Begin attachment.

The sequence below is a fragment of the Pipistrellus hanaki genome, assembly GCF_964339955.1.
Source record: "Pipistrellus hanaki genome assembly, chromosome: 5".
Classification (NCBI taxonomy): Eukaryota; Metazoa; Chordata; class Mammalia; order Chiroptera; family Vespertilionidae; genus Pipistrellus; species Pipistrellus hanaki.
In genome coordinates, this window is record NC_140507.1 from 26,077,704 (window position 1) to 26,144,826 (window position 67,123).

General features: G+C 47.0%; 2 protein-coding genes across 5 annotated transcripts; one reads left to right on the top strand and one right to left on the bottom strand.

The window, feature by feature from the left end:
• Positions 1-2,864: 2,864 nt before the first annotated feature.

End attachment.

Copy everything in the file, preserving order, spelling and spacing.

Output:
The sequence below is a fragment of the Pipistrellus hanaki genome, assembly GCF_964339955.1.
Source record: "Pipistrellus hanaki genome assembly, chromosome: 5".
Classification (NCBI taxonomy): Eukaryota; Metazoa; Chordata; class Mammalia; order Chiroptera; family Vespertilionidae; genus Pipistrellus; species Pipistrellus hanaki.
In genome coordinates, this window is record NC_140507.1 from 26,077,704 (window position 1) to 26,144,826 (window position 67,123).

General features: G+C 47.0%; 2 protein-coding genes across 5 annotated transcripts; one reads left to right on the top strand and one right to left on the bottom strand.

The window, feature by feature from the left end:
• Positions 1-2,864: 2,864 nt before the first annotated feature.